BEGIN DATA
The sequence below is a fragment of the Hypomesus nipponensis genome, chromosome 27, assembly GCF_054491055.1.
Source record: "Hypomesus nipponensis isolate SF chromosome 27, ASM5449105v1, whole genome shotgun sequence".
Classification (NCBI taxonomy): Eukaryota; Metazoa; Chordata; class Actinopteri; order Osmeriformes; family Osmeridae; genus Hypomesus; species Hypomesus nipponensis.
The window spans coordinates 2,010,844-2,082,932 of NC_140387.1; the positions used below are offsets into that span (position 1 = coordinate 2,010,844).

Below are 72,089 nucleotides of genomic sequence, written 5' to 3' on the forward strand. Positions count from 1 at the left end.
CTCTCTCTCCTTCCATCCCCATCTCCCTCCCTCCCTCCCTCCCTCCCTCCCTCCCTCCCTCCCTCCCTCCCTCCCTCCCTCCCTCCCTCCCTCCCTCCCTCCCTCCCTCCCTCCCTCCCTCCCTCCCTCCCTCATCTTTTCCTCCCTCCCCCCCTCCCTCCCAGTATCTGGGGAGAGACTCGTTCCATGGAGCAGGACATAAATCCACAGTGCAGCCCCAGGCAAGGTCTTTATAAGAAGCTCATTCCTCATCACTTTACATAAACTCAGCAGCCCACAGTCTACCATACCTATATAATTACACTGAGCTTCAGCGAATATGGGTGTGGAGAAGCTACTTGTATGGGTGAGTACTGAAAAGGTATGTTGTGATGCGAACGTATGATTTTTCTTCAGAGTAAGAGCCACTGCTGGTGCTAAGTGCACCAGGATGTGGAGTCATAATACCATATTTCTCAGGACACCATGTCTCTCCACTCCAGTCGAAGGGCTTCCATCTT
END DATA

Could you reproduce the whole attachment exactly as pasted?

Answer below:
The sequence below is a fragment of the Hypomesus nipponensis genome, chromosome 27, assembly GCF_054491055.1.
Source record: "Hypomesus nipponensis isolate SF chromosome 27, ASM5449105v1, whole genome shotgun sequence".
Classification (NCBI taxonomy): Eukaryota; Metazoa; Chordata; class Actinopteri; order Osmeriformes; family Osmeridae; genus Hypomesus; species Hypomesus nipponensis.
The window spans coordinates 2,010,844-2,082,932 of NC_140387.1; the positions used below are offsets into that span (position 1 = coordinate 2,010,844).

Below are 72,089 nucleotides of genomic sequence, written 5' to 3' on the forward strand. Positions count from 1 at the left end.
CTCTCTCTCCTTCCATCCCCATCTCCCTCCCTCCCTCCCTCCCTCCCTCCCTCCCTCCCTCCCTCCCTCCCTCCCTCCCTCCCTCCCTCCCTCCCTCCCTCCCTCCCTCCCTCCCTCCCTCCCTCCCTCCCTCATCTTTTCCTCCCTCCCCCCCTCCCTCCCAGTATCTGGGGAGAGACTCGTTCCATGGAGCAGGACATAAATCCACAGTGCAGCCCCAGGCAAGGTCTTTATAAGAAGCTCATTCCTCATCACTTTACATAAACTCAGCAGCCCACAGTCTACCATACCTATATAATTACACTGAGCTTCAGCGAATATGGGTGTGGAGAAGCTACTTGTATGGGTGAGTACTGAAAAGGTATGTTGTGATGCGAACGTATGATTTTTCTTCAGAGTAAGAGCCACTGCTGGTGCTAAGTGCACCAGGATGTGGAGTCATAATACCATATTTCTCAGGACACCATGTCTCTCCACTCCAGTCGAAGGGCTTCCATCTT